• Christians circulated the gospels (popular lit).
    • Greco-Roman histories self-identify as witness grounded.
    • The Gospels are witness-based.
  • Gospels are biographies/histories

    a man stands over a roman colosseum holding a book with Jesus's face holding

    The Gospels implicitly self-identify as information-based biographies, comparable to Suetonius’ Lives of the Caesars etc.

    This page analyzes 5 arguments:

    • Ancient bios and letters predominated.
    • Gospels internally match ancient bios.
    • Gospels are honest historical accounts of Jesus’ life.
    • Gospel authors strove to relay only witness testimony.
    • Gospel Jesus-bio content is early/sourced.

    This is relevant if Greco-Roman histories overtly aim to report truth.

    • David Aune: “…the very fact that [the Gospels] chose to adapt Greco-Roman biographical conventions to tell us the story of Jesus indicates that they were centrally concerned to communicate what they thought really happened”. [“Greco-Roman Biography.” in Greco-Roman Literature and the New Testament. Ed. Aune, SBLSBC 21. (Scholars Press, 1988), 125.]
  • Gospels authors strove to know true Jesus-bio

    a detective with a book is chasing after speech bubbles, one with jesus another with a greek pillar

    The Gospel authors strive to learn and relay all and only true Jesus-biography.

    A full page will analyze 6 arguments:

    • The Gospels claimed to investigate.
    • The Gospel authors travelled to gather info.
    • Historians critically examined claims/sources.
    • Gospels strove to relay only witness-based testimony.

    This is relevant because this goal is irrelevant unless one’s wider goal is to report the truth.

  • Early Christians prized true Jesus-bio

    A crowd with hearts above their head look at an icon of Jesus's head with gears and information-symbols around it.

    AD 30-70 Christians prized the proliferation and personal acquirement of true biographical knowledge of Jesus.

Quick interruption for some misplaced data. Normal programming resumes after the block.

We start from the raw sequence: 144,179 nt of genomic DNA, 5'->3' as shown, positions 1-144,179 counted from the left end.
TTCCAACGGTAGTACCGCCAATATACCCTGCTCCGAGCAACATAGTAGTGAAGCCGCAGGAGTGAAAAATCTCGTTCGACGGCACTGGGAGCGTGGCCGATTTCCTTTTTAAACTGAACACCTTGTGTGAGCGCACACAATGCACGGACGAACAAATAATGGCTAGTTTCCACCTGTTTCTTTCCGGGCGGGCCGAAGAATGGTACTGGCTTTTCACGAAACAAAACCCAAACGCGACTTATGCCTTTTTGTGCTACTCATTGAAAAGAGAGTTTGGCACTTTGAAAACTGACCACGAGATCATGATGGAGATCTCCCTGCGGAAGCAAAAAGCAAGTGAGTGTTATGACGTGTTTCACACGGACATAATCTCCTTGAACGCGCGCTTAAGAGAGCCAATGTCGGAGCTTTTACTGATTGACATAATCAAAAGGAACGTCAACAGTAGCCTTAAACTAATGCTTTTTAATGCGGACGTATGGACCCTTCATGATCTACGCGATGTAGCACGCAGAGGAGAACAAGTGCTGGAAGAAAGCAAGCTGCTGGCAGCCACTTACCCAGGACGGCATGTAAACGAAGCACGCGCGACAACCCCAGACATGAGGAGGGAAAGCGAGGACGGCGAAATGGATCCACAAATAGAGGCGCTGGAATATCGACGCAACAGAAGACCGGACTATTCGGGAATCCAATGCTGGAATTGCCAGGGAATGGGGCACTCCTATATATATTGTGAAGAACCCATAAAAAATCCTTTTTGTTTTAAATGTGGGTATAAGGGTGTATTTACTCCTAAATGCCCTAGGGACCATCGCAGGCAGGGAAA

A full page will analyze these 10 arguments:

    • Christians prized understanding the Gospel.
    • Christians strove to vet and kill errors.
    • Christians prized witness-attested Jesus-bio.
    • Christians prize Jesus-bio traditions.
    • Gospels were early empire bios.
    • Christians didn’t invent Jesus-bio.
    • Gospel traditions abound in content Christians disfavored.
    • They strove to faithfully relay it.
    • Christians would suffer/die for their faith.
    • Christians strove to know/learn it.
      This is relevant because true non-fictional accounts of Jesus would then be in demand. By contrast, they would have little interest in a fictional novel about Jesus or anything of the sort. (It is extra significant than that we have no competing “true histories” of Jesus’s life in competition with the gospels; it is almost as if these were the true biographies.) Moreover, the authors themselves would want the truth disseminated, far more than a random fiction or novel.1
    1. John Wenham: “If we believe that [the gospel authors] were well informed, anxious to pass on their story in accordance with the apostolic tradition, we shall be sceptical of theories which allow great scope to the evangelist to modify and transpose his source material and to create new material to serve his purpose” [Redating Matthew, Mark, and Luke (IVP, 1992)]